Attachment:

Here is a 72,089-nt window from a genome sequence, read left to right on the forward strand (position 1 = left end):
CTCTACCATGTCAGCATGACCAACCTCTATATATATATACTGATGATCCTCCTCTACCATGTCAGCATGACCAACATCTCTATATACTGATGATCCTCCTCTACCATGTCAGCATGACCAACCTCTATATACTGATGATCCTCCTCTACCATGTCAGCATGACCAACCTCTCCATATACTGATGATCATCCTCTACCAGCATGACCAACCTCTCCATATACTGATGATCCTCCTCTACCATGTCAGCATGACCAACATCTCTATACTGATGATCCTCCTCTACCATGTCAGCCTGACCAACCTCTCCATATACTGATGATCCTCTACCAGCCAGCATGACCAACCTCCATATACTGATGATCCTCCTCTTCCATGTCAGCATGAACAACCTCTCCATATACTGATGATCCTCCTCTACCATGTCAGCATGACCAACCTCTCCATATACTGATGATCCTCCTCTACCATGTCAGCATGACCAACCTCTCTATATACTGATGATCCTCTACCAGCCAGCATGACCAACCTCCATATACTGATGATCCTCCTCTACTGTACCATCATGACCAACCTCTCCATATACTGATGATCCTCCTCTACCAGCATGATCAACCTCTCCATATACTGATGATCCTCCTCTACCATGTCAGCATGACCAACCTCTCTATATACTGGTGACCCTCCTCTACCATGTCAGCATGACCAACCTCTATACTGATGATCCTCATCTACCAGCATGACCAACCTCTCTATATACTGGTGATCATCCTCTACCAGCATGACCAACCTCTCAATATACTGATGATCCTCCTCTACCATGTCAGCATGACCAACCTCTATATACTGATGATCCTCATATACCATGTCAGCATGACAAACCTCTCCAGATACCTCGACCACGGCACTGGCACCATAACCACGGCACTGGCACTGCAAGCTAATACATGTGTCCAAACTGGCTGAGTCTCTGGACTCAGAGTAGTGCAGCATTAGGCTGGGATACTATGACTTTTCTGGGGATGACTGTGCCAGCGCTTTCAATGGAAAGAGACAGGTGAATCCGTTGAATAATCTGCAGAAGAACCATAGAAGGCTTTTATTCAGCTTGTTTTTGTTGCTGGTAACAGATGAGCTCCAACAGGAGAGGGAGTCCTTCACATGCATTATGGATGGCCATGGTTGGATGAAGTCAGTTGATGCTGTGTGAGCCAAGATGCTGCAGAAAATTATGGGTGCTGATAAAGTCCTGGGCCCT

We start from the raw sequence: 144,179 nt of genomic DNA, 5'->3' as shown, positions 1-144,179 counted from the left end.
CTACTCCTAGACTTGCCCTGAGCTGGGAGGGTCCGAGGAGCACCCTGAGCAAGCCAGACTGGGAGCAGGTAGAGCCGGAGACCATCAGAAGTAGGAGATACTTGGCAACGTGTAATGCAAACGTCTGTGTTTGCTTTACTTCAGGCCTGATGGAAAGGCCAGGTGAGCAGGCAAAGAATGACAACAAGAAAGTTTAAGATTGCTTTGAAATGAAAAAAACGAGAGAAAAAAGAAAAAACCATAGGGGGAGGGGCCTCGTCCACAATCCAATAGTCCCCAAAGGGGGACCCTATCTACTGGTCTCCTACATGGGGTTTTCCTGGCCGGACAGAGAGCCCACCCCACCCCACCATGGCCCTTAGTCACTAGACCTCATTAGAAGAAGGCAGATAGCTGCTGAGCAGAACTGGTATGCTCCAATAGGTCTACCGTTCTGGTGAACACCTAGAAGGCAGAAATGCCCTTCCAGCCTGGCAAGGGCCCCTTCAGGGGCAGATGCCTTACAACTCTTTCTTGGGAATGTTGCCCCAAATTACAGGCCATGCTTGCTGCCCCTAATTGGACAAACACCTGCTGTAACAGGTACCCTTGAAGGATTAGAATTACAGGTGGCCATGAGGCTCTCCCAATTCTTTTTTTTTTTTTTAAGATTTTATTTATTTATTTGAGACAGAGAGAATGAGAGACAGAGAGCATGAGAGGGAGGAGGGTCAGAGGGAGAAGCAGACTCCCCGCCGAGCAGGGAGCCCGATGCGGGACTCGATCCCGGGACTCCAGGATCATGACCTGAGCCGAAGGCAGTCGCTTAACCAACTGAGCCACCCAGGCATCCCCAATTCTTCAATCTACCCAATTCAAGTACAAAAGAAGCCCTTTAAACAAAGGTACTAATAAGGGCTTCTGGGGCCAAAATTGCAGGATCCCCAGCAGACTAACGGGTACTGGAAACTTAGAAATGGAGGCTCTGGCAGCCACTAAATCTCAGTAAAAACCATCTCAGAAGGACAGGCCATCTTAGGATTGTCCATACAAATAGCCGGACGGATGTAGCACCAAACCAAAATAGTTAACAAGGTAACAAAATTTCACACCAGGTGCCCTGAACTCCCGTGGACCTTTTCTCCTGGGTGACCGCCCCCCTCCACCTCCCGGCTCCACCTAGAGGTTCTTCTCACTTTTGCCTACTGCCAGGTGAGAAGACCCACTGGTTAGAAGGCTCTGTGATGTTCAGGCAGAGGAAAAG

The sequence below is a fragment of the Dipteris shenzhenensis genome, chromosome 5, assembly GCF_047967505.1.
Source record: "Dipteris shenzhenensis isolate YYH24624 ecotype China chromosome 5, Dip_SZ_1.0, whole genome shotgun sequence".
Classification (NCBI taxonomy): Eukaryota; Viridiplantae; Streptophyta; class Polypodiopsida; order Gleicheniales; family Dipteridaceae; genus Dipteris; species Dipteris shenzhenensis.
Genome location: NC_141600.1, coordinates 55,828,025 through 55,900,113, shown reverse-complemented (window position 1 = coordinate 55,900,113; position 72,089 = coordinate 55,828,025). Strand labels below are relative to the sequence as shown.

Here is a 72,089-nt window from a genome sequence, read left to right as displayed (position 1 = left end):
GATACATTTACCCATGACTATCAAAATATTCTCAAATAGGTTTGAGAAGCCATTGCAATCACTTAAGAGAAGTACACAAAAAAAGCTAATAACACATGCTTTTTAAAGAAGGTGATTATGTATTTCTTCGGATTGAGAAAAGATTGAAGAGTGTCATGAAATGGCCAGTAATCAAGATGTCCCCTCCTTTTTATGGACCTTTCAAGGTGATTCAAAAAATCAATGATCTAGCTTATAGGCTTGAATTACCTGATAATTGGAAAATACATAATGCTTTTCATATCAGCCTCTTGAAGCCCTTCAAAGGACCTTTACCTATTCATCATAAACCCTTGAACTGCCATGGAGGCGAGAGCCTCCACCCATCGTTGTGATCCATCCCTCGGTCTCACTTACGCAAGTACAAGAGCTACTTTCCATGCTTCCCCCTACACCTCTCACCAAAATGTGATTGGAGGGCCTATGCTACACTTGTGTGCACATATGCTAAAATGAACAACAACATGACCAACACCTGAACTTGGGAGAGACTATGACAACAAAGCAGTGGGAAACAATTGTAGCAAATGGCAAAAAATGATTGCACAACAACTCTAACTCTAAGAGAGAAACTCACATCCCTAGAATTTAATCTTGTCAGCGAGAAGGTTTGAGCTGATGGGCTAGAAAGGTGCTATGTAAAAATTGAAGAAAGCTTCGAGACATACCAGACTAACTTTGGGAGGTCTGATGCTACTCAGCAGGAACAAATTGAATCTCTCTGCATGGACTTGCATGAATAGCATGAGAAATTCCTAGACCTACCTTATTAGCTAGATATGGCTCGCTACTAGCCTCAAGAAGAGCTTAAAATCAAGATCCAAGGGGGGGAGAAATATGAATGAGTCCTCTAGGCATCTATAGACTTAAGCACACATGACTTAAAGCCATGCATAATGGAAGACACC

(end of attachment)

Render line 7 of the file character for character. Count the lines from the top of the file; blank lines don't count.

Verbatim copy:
Classification (NCBI taxonomy): Eukaryota; Viridiplantae; Streptophyta; class Polypodiopsida; order Gleicheniales; family Dipteridaceae; genus Dipteris; species Dipteris shenzhenensis.